Had there not been a partition of British India, violent ethnic conflict between Hindu and Muslim communities would have continued, at least for a time, as Muslim aspirations for statehood went unrealized.[114] But compared to the horrible bloodshed of 1947 alone, the casualties would have been minor. The conflict also would have been domestic, with little or no potential for triggering a war between sovereign states. Most importantly, an aggrieved Muslim minority in India would have had no ability to develop weapons of mass destruction, nor would Hindu-India have been motivated to pursue such technology.

Another aspect of independence, when considering the creation of a majority Muslim state, is the government's ability to dismantle the barrier between religion and state, so that Jihad can become national policy. Since independence, Pakistan has moved steadily toward the Islamization of its laws and political institutions.[115] In 1979, it instituted the Islamic penal code.[116] Non-Islamic banking was abolished in 1985 and, that same year, Pakistan declared that its economy conformed with Islamic principles.[117] Pakistan was one of the only countries in the world to recognize Afghanistan's Taliban government,[118] and the move toward fundamentalist Islam led hundreds of Pakistanis to fight the U.S. alongside the Taliban.[119] It remains an open question whether Pakistan's current military ruler can put this genie back into its bottle.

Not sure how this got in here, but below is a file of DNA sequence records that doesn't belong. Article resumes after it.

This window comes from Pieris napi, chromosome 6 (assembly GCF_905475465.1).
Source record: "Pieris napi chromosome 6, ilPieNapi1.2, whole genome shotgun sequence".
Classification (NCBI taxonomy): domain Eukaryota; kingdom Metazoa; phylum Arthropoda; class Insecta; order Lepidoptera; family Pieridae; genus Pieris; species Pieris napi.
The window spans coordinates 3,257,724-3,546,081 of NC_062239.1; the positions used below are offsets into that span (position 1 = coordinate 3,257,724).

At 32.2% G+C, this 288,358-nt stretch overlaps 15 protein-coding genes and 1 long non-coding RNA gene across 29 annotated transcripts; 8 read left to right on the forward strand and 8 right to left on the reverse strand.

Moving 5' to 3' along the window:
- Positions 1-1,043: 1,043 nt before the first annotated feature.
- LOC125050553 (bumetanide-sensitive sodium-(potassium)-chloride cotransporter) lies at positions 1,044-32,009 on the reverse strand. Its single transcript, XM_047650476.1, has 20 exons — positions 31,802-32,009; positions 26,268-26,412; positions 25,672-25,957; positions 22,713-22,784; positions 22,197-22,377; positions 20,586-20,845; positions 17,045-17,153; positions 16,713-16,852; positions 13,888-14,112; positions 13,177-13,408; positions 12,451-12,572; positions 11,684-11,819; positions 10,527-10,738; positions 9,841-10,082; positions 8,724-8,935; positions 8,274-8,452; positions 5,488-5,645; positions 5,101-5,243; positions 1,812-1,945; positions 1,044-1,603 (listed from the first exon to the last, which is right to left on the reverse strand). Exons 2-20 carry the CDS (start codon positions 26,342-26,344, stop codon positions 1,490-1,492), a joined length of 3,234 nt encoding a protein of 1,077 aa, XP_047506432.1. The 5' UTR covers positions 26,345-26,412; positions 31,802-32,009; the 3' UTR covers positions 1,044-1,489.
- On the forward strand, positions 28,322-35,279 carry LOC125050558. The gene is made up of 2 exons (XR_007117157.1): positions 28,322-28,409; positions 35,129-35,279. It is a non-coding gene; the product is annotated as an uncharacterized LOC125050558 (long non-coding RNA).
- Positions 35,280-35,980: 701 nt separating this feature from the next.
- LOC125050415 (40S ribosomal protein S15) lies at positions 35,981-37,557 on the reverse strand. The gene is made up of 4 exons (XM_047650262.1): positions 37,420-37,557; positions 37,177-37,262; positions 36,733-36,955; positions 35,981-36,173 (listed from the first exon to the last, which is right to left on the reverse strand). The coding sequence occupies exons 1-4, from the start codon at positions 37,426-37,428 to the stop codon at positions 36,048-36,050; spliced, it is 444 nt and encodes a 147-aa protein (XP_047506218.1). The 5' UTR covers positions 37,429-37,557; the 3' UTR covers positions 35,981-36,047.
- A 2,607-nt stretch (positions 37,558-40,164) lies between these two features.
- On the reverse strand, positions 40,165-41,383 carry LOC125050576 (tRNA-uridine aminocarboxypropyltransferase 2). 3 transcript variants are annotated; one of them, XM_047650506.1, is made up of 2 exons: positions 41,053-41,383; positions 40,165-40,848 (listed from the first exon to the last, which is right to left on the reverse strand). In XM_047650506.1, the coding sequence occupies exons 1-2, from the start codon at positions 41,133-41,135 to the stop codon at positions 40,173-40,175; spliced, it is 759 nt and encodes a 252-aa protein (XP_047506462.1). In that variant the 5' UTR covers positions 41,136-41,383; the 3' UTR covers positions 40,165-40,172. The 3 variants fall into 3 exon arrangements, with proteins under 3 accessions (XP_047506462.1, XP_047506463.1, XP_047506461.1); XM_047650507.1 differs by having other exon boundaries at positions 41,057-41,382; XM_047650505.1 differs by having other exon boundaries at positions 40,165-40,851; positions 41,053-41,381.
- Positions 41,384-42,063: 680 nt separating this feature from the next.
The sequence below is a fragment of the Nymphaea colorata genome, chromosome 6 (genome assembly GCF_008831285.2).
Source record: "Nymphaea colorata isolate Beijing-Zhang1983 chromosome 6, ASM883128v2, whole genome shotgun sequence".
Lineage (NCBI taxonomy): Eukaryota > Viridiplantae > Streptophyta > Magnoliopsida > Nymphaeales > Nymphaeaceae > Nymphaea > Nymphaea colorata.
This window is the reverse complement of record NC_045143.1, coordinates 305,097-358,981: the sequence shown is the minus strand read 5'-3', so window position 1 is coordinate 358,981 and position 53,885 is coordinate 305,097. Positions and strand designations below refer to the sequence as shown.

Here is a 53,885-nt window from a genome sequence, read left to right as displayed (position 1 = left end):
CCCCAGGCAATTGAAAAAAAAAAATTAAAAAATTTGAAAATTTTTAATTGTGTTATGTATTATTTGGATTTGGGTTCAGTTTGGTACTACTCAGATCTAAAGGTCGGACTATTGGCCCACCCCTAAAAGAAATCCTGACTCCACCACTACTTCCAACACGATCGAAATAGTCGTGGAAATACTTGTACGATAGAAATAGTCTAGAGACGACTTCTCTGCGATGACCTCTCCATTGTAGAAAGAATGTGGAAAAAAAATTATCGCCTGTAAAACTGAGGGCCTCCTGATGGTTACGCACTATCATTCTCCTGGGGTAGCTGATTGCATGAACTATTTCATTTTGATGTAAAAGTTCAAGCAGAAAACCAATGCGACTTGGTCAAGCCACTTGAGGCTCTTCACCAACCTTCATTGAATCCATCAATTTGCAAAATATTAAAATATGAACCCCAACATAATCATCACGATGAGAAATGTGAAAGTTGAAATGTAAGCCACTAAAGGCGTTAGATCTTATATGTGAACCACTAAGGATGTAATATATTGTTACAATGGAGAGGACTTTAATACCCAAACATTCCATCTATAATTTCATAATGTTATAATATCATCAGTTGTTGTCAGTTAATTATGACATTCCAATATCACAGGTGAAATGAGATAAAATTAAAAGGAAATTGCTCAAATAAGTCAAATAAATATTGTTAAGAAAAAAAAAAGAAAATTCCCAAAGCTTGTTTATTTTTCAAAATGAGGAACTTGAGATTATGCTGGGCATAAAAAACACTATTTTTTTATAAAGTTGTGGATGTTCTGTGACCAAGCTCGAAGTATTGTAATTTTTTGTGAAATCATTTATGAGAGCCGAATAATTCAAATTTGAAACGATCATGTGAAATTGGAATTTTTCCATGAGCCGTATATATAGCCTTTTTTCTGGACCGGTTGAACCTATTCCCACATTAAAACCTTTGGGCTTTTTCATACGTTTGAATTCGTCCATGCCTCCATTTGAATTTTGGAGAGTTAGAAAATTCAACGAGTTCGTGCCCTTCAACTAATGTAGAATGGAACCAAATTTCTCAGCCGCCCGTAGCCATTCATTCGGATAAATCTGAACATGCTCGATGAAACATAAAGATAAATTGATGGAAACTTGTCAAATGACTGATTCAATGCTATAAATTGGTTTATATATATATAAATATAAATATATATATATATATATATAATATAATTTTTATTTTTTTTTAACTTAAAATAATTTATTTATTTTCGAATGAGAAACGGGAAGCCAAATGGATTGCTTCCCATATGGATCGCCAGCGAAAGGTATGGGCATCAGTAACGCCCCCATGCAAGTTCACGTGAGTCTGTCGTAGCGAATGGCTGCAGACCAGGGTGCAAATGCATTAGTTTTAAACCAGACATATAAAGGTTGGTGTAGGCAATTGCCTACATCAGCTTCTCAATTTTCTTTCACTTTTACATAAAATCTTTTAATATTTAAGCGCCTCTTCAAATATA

In the Palestinian areas, a similar process is underway. The Palestinian Authority has incorporated Islamic rhetoric into appeals to the masses for martyrs in the cause for a Palestinian state with Jerusalem as its capital.[120] Islamist groups have steadily accumulated power, with Hamas taking a prominent role in running schools and offering other social services in the autonomous areas.[121] These activities have given Hamas the ideal platform for recruiting new suicide bombers. All of this has had a demonstrably corrosive effect on the young. Between 1967 and Israel's cession of territory to the Palestinians in 1993, there were virtually no suicide attacks. Since September 2000, these have been near weekly occurrences, as a seemingly limitless reservoir of would be "martyrs" has sprung up under Yasir Arafat's gaze.[122] This would not have happened had Israel kept control.

There is another critical area of similarity that tends to support the analogy between India/Pakistan and Israel/Palestine. Jinnah had demanded far more territory for the Muslims than they ultimately received through partition.[123] Following partition, Muslim territorial frustrations centered on control over the former princely state of Kashmir. That issue has contributed to the continuing conflict between these two countries, and Pakistan-based terror groups have continually struck at India for control over Kashmir. Here too, partition is beginning in the shadow of continuing political disagreements. The Palestinian Authority claims the right to East Jerusalem, a Palestinian state in virtually all of the West Bank and Gaza, and the right of Palestinians to return to pre-1967 Israeli territory.[124] And, whatever one thinks of the sincerity of the Authority's recognition of Israel's right to exist, Hamas represents a powerful force within the Palestinian areas that remains overtly committed to Israel's destruction.[125] Israel, for its part, opposes a return to the pre-1967 borders, rejects the uprooting of all Jewish settlements, and will not agree to a wholesale Palestinian return to pre-1967 Israel.[126]